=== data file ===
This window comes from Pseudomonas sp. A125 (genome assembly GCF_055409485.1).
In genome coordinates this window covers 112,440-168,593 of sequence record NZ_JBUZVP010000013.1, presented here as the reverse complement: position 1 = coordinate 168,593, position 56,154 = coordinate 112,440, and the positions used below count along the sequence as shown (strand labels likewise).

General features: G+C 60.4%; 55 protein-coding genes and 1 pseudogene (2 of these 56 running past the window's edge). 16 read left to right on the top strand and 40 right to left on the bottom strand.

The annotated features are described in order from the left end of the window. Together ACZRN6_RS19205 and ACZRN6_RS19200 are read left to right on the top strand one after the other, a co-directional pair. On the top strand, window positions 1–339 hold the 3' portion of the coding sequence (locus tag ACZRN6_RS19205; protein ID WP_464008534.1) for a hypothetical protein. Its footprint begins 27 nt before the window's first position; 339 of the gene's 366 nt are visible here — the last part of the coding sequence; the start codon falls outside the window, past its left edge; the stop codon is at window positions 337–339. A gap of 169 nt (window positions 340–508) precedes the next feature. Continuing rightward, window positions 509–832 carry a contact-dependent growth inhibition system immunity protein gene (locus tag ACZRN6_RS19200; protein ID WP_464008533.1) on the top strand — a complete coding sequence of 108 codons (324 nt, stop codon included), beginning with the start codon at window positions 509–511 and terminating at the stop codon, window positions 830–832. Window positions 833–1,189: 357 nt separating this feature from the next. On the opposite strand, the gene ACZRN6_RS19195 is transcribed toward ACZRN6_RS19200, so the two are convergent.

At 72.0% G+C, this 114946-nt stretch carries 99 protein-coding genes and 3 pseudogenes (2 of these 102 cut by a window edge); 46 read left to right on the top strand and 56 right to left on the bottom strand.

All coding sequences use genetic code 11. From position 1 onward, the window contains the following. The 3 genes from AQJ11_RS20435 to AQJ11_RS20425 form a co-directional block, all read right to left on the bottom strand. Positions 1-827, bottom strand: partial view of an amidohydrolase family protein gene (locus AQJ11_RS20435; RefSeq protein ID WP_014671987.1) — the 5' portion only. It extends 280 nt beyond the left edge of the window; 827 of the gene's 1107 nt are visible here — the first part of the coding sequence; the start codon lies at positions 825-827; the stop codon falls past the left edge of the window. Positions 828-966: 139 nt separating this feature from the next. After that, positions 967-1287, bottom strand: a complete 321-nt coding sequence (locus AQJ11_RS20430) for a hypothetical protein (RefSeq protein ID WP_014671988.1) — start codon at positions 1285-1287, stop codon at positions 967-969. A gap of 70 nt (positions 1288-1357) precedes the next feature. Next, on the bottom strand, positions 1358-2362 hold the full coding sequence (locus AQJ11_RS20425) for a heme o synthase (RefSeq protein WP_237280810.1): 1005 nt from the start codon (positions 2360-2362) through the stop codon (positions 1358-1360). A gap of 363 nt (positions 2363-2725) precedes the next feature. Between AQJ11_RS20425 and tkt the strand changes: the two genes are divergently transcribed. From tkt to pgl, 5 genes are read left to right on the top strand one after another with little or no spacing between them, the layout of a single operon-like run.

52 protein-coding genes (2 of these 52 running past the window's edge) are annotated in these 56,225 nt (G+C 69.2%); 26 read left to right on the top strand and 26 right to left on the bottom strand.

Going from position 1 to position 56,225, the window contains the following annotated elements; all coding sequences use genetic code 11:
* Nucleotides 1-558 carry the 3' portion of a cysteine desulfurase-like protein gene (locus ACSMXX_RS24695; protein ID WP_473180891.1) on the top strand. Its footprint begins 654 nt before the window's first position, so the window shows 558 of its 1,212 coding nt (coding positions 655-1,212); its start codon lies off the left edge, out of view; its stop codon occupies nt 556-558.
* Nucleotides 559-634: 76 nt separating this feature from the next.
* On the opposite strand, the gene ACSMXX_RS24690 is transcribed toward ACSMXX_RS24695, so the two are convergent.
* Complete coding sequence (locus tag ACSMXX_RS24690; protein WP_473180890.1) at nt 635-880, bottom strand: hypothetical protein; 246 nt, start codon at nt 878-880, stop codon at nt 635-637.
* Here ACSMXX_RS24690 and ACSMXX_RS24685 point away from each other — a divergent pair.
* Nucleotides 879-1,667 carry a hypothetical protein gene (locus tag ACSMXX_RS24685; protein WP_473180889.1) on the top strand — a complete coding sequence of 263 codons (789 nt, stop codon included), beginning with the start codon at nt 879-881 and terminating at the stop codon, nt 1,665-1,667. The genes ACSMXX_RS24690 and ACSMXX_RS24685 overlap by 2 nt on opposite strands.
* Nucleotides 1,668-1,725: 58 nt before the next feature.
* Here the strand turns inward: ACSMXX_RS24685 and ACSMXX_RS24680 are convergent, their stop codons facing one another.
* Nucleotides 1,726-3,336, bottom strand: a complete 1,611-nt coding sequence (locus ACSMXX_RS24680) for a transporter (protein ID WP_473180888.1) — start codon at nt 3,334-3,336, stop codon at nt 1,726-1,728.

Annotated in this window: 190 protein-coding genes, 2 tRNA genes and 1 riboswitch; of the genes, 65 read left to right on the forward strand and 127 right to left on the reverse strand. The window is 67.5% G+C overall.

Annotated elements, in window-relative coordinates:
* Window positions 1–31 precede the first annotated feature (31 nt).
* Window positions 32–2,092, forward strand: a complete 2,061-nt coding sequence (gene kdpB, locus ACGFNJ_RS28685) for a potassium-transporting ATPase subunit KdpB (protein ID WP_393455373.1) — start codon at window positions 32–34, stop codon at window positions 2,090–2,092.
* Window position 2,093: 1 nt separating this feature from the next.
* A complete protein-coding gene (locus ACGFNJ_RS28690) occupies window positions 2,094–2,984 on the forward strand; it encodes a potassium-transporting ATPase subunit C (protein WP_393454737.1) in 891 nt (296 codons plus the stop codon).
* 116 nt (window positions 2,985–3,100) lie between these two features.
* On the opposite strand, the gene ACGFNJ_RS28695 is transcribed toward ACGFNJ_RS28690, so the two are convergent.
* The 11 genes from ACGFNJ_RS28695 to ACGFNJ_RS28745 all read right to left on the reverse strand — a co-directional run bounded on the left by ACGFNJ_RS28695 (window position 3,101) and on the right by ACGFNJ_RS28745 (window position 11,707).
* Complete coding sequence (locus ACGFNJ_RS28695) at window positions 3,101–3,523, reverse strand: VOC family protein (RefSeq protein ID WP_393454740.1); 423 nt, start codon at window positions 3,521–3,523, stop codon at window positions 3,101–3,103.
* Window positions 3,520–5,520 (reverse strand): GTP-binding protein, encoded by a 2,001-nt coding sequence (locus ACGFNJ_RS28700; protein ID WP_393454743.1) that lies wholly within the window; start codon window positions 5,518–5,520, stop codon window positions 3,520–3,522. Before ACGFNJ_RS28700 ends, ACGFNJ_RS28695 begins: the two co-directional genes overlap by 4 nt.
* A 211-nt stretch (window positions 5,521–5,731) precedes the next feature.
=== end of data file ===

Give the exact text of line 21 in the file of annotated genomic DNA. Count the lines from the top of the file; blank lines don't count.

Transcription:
* Window positions 32–2,092, forward strand: a complete 2,061-nt coding sequence (gene kdpB, locus ACGFNJ_RS28685) for a potassium-transporting ATPase subunit KdpB (protein ID WP_393455373.1) — start codon at window positions 32–34, stop codon at window positions 2,090–2,092.